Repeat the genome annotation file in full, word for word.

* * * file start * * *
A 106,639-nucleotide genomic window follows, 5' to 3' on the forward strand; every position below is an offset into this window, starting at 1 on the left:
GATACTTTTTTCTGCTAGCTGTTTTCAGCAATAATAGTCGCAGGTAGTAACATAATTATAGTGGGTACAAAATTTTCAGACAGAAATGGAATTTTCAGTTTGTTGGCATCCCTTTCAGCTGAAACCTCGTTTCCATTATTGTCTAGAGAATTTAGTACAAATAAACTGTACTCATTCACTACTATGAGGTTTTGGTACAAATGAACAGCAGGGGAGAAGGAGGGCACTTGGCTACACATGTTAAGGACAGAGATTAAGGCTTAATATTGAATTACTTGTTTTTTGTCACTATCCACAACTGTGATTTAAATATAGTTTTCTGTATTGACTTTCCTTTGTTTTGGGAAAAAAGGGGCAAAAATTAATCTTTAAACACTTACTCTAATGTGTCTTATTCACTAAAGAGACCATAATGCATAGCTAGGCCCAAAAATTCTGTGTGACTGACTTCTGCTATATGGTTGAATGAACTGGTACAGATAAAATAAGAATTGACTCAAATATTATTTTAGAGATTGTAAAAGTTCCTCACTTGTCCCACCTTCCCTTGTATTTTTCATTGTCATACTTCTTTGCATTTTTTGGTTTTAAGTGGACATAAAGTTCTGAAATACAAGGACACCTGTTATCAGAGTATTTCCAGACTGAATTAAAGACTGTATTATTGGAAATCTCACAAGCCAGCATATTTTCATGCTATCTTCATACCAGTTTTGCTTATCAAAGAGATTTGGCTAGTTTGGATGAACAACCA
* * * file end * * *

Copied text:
A 106,639-nucleotide genomic window follows, 5' to 3' on the forward strand; every position below is an offset into this window, starting at 1 on the left:
GATACTTTTTTCTGCTAGCTGTTTTCAGCAATAATAGTCGCAGGTAGTAACATAATTATAGTGGGTACAAAATTTTCAGACAGAAATGGAATTTTCAGTTTGTTGGCATCCCTTTCAGCTGAAACCTCGTTTCCATTATTGTCTAGAGAATTTAGTACAAATAAACTGTACTCATTCACTACTATGAGGTTTTGGTACAAATGAACAGCAGGGGAGAAGGAGGGCACTTGGCTACACATGTTAAGGACAGAGATTAAGGCTTAATATTGAATTACTTGTTTTTTGTCACTATCCACAACTGTGATTTAAATATAGTTTTCTGTATTGACTTTCCTTTGTTTTGGGAAAAAAGGGGCAAAAATTAATCTTTAAACACTTACTCTAATGTGTCTTATTCACTAAAGAGACCATAATGCATAGCTAGGCCCAAAAATTCTGTGTGACTGACTTCTGCTATATGGTTGAATGAACTGGTACAGATAAAATAAGAATTGACTCAAATATTATTTTAGAGATTGTAAAAGTTCCTCACTTGTCCCACCTTCCCTTGTATTTTTCATTGTCATACTTCTTTGCATTTTTTGGTTTTAAGTGGACATAAAGTTCTGAAATACAAGGACACCTGTTATCAGAGTATTTCCAGACTGAATTAAAGACTGTATTATTGGAAATCTCACAAGCCAGCATATTTTCATGCTATCTTCATACCAGTTTTGCTTATCAAAGAGATTTGGCTAGTTTGGATGAACAACCA